Asbestos spurs university to move classes

The Verlaines perform at the launch of the New Zealand Music Industry Centre in the Albany St...
The Verlaines perform at the launch of the New Zealand Music Industry Centre in the Albany St building in May 2010. Photo by Gerard O'Brien.
Some classes have been moved from the University of Otago's multimillion-dollar Albany St recording studio after ‘‘faster than expected deterioration'' of parts of the asbestos-riddled building.

The former Radio New Zealand recording studio - with a capital value of $1.41 million - is used by students and Dunedin musicians and has a large collection of recording equipment, including a mixing desk believed to be worth close to $1 million.

The future of the building remains unclear, but the university confirmed some Department of Music classes had been shifted to the College of Education because of the deteriorating condition of office space - which had been used for teaching - in the building.

Second-year music student Bryn Massey (19) said music students were told about the discovery at the end of last year and music performance students had been based in the University of Otago College of Education building since the start of the academic year.

She said she attended regular classes in the building last year and, while students had not been told a ‘‘whole heap'' about the situation, she was not worried.

‘‘I don't feel that the university would expose us to anything, knowingly expose us to anything, that would harm us,'' she said.

‘‘But I would prefer that they were fixing the building, because it is a great building and the recording studio is one of the best in the southern hemisphere.''

University director of property services Barry MacKay said the university was aware of the asbestos when the building was bought in 2007. But because of ‘‘faster than expected deterioration'' of the building, some areas had been closed.

‘‘The music recording studios remain in use and operational,'' he said.

‘‘Since the start of the year, some teaching - namely vocals and guitar lessons - has been transferred from space at the Albany St building to an available studio facility at the College of Education.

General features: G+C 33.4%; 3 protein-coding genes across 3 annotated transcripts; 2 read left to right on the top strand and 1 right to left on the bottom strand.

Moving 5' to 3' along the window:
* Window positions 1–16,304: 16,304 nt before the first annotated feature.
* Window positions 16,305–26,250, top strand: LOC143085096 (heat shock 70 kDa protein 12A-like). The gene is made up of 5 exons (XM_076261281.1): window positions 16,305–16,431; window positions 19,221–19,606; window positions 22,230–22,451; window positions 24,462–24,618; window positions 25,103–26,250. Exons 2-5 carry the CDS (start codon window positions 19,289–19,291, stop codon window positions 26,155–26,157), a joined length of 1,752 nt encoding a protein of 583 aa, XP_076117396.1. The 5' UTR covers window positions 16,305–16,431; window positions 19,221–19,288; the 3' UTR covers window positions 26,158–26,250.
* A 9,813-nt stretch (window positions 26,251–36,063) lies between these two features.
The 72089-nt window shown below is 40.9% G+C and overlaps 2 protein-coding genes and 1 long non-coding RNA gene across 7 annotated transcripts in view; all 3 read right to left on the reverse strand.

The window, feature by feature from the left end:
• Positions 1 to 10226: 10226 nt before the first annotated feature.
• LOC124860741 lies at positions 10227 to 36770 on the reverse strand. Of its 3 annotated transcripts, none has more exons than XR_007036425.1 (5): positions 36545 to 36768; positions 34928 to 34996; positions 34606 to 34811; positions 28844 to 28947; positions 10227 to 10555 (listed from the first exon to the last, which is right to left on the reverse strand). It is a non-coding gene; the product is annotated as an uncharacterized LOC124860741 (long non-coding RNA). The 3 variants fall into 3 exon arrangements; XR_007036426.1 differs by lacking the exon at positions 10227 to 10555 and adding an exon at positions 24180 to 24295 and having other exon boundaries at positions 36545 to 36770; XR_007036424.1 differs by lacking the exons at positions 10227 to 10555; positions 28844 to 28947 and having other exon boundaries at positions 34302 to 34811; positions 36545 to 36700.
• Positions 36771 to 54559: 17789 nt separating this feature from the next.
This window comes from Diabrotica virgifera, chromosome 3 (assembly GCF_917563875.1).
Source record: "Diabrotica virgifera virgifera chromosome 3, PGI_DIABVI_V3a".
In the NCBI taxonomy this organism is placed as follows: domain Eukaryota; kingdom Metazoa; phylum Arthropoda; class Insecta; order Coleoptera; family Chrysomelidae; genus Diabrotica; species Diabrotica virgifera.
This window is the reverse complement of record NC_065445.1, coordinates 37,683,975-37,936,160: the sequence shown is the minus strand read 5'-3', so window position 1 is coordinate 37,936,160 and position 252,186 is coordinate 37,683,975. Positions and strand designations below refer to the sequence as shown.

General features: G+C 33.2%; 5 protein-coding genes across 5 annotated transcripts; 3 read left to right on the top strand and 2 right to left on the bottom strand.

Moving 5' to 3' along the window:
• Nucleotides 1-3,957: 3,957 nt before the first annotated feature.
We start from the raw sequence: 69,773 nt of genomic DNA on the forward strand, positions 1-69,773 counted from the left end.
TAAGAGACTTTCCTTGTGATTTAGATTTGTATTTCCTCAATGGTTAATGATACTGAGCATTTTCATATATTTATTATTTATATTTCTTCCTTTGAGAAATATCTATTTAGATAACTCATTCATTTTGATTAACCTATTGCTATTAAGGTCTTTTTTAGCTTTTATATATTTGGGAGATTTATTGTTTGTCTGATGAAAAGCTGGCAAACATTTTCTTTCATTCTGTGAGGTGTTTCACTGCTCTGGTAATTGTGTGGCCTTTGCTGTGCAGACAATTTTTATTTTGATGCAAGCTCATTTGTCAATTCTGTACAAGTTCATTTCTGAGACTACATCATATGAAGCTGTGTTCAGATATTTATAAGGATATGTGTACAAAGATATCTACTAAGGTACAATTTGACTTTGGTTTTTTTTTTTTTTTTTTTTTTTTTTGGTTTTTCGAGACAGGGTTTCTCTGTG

‘‘Teaching of drums, band performance recordings and practices are still run at the Albany St facility.''

No asbestos-containing material had been released, but the university had ‘‘taken steps to mitigate'' the decline of the building.

‘‘This has involved a management plan that has resulted in a projected finished cost of around $150,000 in mitigation work,'' he said.

‘‘This includes a programme of physical work to repair seals and flashings ... to reduce the risks of leaks and failures, as the asbestos-containing material in the building is mostly within the ceiling and roof cavity.

‘‘The interior work is complete and the roof work is under way.''

Weekly air testing was being done within the building, he said.

‘‘None of these tests have returned any trace of asbestos,'' Mr MacKay said.

‘‘The asbestos material only becomes a safety issue to people once airborne. Roof areas and plant areas where asbestos material is more accessible are currently locked down and only able to be accessed by staff and contractors taking appropriate preventive measures.''

The future of the building would be reassessed in the next two years.

‘‘As yet, no decisions have been made,'' he said.

The university bought the complex from Radio New Zealand in 2007.

In 2010, members of the music department and the music company DunedinMusic.Com Ltd established the New Zealand Music Industry Centre (NZMiC) in the building with the aim of fostering the relationship between the department and the music industry.

-By Margot Taylor 

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